APOD: Howard 500

Today’s APOD comes to you from Oshkosh 2013.

The Howard 500 is a striking aircraft. A beautiful twin-radial taildragger, the 500 is a golden-age executive transport, the Gulfstream of its time. Rumor has it that the interior is relatively spacious, and quite nicely appointed in leather and wood, though I cannot independently confirm that.

Of the original production run, only a few airframes remain, and last I knew only two are still flying. Both of these beautiful birds were at Oshkosh, and I vividly remember their pass over the show line sending chills down my avgeek spine. Aircraft like this are a treasure, and the fact that they can still ply the skies puts a smile on my face.

Due to some unfortunate technical limitations I couldn’t get a good action shot of the 500’s flying. But my camera has been substantially upgraded, and I have high hopes for Oshkosh 2014!

Until then, enjoy this photo of the Howard 500 taxiing down the show line, and think back to the glory days of general aviation.

Howard 500 taxiing, Oshkosh 2013

Howard 500 taxiing, Oshkosh 2013


Aviation Bucket List: Top Eight

As part of my ongoing effort to re-focus after the much-bemoaned (and ongoing) FAA hiring debacle, I’ve decided it would be neat to make an Aviation Bucket List.

After all, aviation is a pretty broad interest. There are so many things to experience in the world of flight. From skydiving to ballooning to flying a sailplane or a helicopter, it all sounds pretty awesome. And while I may never get to sit in the left seat of a 747, there are a lot of very attainable goals I can put on my aviation bucket list. Here are my top eight.

1: IFR

First and foremost I need to finish my IFR ticket. I don’t suspect I’ll be doing a lot of IFR cross-countries any time in the immediate future, but having the instrument rating makes you a safer pilot. Whether it’s flying at night or being able to go when the weather is less than perfect, IFR is the top of my list. I may never have a panel as nice as the one below, but getting instrument rated is a must.

Dassault Falcon 2000 LX cockpit

By JetRequest.com (Own work) [CC-BY-SA-3.0], via Wikimedia Commons

2: Gliders

While it’s pretty well documented that the instrument rating makes you a safer pilot, I would wager that there are statistics out there proving that the glider rating makes you a safer pilot too. Two of the most famous plane crashes where everyone survived…United 1549 with Capt. Sullenberger and the Gimli Glider…were landed by pilots with extensive training in sailplanes. It’s one thing to fly when the engines work, but flying with no engines at all gives one a whole new appreciation for aerodynamics and the importance of good aeronautical skill.

US Navy 080921-N-4469F-002 Manfred Radius demonstrates the capabilities of his sailplane during the 50th Anniversary Naval Air Station Oceana Air Show

By U.S. Navy photo [Public domain], via Wikimedia Commons

3: Skydiving

Why would any pilot jump out of a perfectly good airplane?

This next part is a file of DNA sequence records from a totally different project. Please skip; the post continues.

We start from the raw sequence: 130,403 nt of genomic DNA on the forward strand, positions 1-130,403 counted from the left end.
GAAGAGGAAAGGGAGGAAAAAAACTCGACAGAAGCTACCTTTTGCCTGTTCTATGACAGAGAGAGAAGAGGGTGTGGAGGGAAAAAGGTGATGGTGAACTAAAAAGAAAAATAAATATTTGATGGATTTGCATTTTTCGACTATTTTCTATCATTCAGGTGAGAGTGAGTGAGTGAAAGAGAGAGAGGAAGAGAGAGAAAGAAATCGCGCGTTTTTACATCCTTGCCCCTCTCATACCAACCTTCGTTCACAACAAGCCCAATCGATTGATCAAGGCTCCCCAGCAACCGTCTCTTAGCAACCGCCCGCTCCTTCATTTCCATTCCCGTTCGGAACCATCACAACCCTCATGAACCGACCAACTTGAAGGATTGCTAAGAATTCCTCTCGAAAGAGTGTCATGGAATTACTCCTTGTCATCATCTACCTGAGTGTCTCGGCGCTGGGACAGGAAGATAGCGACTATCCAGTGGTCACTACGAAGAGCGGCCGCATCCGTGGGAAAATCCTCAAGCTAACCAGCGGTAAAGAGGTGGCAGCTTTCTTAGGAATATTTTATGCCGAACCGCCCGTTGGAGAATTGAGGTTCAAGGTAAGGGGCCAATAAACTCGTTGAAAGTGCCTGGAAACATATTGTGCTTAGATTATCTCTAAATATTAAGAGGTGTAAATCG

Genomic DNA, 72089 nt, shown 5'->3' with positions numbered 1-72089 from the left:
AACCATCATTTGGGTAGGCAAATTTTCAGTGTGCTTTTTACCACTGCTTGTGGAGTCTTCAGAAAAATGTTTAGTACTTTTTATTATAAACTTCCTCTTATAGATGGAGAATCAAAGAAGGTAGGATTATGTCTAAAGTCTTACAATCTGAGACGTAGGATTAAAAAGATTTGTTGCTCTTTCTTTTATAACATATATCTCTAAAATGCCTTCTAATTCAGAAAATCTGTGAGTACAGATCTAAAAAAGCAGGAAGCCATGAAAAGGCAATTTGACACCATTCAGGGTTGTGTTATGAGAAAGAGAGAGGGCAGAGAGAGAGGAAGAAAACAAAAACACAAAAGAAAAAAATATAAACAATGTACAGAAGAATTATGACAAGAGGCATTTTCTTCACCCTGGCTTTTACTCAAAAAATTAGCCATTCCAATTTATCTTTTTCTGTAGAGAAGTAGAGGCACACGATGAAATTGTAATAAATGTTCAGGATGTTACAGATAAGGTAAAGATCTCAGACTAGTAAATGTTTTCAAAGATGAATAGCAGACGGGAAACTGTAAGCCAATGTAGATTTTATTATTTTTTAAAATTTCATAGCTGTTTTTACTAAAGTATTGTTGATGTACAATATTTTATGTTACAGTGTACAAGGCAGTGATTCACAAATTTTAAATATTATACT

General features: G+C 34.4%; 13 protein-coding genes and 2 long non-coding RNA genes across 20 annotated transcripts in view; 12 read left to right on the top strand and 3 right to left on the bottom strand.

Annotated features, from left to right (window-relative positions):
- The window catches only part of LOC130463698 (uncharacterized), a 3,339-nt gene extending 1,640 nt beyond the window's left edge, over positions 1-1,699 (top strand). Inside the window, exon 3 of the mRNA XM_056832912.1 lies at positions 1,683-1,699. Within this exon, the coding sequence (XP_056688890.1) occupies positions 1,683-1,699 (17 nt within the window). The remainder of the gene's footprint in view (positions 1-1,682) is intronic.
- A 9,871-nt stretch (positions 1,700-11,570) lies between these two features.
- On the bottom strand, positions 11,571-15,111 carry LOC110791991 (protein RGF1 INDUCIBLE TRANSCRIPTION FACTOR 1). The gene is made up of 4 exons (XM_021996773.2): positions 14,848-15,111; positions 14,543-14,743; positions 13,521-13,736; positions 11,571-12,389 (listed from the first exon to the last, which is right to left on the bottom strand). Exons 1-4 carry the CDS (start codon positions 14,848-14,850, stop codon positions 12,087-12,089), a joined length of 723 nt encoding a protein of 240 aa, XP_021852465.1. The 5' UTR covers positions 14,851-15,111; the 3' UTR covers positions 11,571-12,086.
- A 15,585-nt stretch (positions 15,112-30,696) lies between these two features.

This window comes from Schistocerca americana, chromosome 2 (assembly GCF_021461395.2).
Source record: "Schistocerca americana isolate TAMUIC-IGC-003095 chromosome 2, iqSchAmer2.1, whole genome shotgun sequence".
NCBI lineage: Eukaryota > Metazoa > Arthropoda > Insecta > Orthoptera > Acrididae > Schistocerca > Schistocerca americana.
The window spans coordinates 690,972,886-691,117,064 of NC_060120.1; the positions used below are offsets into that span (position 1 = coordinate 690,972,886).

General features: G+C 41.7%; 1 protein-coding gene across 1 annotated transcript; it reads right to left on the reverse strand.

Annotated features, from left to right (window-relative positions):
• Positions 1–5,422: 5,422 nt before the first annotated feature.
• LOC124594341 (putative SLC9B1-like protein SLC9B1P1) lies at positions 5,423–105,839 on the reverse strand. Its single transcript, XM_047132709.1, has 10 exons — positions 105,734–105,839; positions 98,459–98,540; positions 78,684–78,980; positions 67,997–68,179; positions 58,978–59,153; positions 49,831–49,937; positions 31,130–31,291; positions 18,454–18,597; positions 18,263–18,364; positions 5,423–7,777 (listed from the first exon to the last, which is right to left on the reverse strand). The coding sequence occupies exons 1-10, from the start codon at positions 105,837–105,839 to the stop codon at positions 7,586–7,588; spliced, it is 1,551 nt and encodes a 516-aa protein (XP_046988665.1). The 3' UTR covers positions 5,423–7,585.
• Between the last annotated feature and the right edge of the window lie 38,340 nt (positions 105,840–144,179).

Because it would be awesome, that’s why. I’ve experienced the sky from the cockpit and I’ve experienced it from a balloon, but free falling through the air would be something else altogether. And under my placid exterior is a bit of an adrenaline junkie. Which brings me to my next entry…

4: Upset Recovery Training

I feel comfortable with stalls. I practice stalls pretty regularly when I am able to go flying, because fear of the stall will make recovery from the stall much harder. It’s good to know how your airplane will feel when it’s about to dump lift.

That said, I am less proficient at spins and unusual attitudes. I’ve only ever spun a plane twice, both times on purpose and with an instructor. And that was in 2010, during my primary flight training. I’d really like to spend a day in an aerobatic airplane with an instructor practicing spins and unusual attitude recovery. It makes you a more proficient pilot AND it’s a boatload of fun!

5: Get my wings wet

I love my airplanes, but the only thing I love more might be an airplane that can get wet. Seaplanes have always taken up a lot of room in my heart. There’s something very romantic and appealing about the notion of pulling out of the hangar, flying off the pavement, and landing on some remote lake for a few days of camping or even just a few hours of seclusion. The seaplane rating is a must-have for this pilot.

6: Fly a warbird

I’d really like to own a warbird. Something like a T-6 or even a Pilatus P-3 could be a realistic warbird option for me in the future, depending how the financial situation stacks up in the years to come. But whether or not I ever get to own one, I would sure love to get some stick time. Places like Warbird Adventures and Stallion 51 give ordinary pilots the chance to take the controls of these remarkable airplanes for a few unforgettable minutes. I need to do this before the warbirds are gone.

7: Fly a jet

Outside the wonderful world of flight simulation (as an aside: fuck you, CNN. Flight simulators are awesome) I’ve never flown a jet. My understanding, primitive as it may be, is that jets are quite a different animal from pistons. They are a lot less ‘seat-of-the-pants’ and a lot more by the book than pistons.

It would be pretty radical to score some stick time in a jet. Even something like the SubSonex would be a blast to fly, and if the guys at Sonex can pull the SubSonex off as a kit plane we might start seeing more home-built jets on the market.



8: Build a plane

Speaking of homebuilts, I want to make one of my own. I’m no machinist and my experience with metal is…well, I don’t have any. But that hasn’t stopped thousands of other pilots and aviation geeks from building their own airplanes.

While the Sonex used to top my list for it’s phenomenal fuel economy, I think I might prefer the Vans RV-12. The -12 is well suited for my ‘mission,’ which is usually short-haul cross-countries to sightsee or eat lunch, and the Rotax engine takes Mogas as well as Avgas and is not particularly thirsty.

That said, the RV-7 could enable me to get lunch faster…and upside-down. Decisions, decisions.


Aviation is pretty amazing. While there is so much more I’d like to do…multi-engine, helicopters, an A&P rating…these eight items make my to-do list for now. What’s on your bucket lists?

APOD: Piper 4923T


Today’s APOD is a gorgeous PA-28R departing runway 25 at KSPG, Albert Whitted Airport in St. Petersburg, Florida.

Piper 4923T

Piper 4923T

Last spring I was planning to earn my high-powered/complex endorsement in an Arrow similar to this one. Unfortunately financial problems intervened and prevented me from flying that machine. I still lack my high-powered/complex endorsement.

One of these days the cashflow will improve and I will be back in the sky, hopefully earning endorsements and moving to my instrument and commercial ratings. Until then I take photos and wait. So it goes.